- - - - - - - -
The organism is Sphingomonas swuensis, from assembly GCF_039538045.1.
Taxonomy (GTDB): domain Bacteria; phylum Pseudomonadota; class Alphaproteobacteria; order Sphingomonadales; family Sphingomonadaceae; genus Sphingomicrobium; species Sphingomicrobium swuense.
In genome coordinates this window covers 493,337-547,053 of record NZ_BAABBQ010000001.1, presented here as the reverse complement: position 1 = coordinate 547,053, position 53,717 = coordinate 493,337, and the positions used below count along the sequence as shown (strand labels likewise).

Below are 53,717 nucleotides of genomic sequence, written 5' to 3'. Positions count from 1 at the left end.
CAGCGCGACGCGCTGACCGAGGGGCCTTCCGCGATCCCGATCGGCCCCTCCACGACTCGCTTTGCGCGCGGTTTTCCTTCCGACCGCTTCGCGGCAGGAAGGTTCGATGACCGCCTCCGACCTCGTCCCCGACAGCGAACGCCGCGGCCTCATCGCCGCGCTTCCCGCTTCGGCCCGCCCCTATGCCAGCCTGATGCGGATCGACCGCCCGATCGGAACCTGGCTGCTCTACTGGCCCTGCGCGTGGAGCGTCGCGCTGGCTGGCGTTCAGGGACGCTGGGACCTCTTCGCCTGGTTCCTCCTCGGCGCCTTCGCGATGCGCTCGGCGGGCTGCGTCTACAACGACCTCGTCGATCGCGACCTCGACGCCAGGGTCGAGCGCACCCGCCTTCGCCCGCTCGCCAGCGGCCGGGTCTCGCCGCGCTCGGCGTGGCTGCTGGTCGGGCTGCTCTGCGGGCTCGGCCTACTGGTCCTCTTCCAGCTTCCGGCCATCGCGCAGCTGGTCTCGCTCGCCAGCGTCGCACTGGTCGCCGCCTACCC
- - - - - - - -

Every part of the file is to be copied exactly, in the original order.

The organism is Sphingomonas swuensis, from assembly GCF_039538045.1.
Taxonomy (GTDB): domain Bacteria; phylum Pseudomonadota; class Alphaproteobacteria; order Sphingomonadales; family Sphingomonadaceae; genus Sphingomicrobium; species Sphingomicrobium swuense.
In genome coordinates this window covers 493,337-547,053 of record NZ_BAABBQ010000001.1, presented here as the reverse complement: position 1 = coordinate 547,053, position 53,717 = coordinate 493,337, and the positions used below count along the sequence as shown (strand labels likewise).

Below are 53,717 nucleotides of genomic sequence, written 5' to 3'. Positions count from 1 at the left end.
CAGCGCGACGCGCTGACCGAGGGGCCTTCCGCGATCCCGATCGGCCCCTCCACGACTCGCTTTGCGCGCGGTTTTCCTTCCGACCGCTTCGCGGCAGGAAGGTTCGATGACCGCCTCCGACCTCGTCCCCGACAGCGAACGCCGCGGCCTCATCGCCGCGCTTCCCGCTTCGGCCCGCCCCTATGCCAGCCTGATGCGGATCGACCGCCCGATCGGAACCTGGCTGCTCTACTGGCCCTGCGCGTGGAGCGTCGCGCTGGCTGGCGTTCAGGGACGCTGGGACCTCTTCGCCTGGTTCCTCCTCGGCGCCTTCGCGATGCGCTCGGCGGGCTGCGTCTACAACGACCTCGTCGATCGCGACCTCGACGCCAGGGTCGAGCGCACCCGCCTTCGCCCGCTCGCCAGCGGCCGGGTCTCGCCGCGCTCGGCGTGGCTGCTGGTCGGGCTGCTCTGCGGGCTCGGCCTACTGGTCCTCTTCCAGCTTCCGGCCATCGCGCAGCTGGTCTCGCTCGCCAGCGTCGCACTGGTCGCCGCCTACCC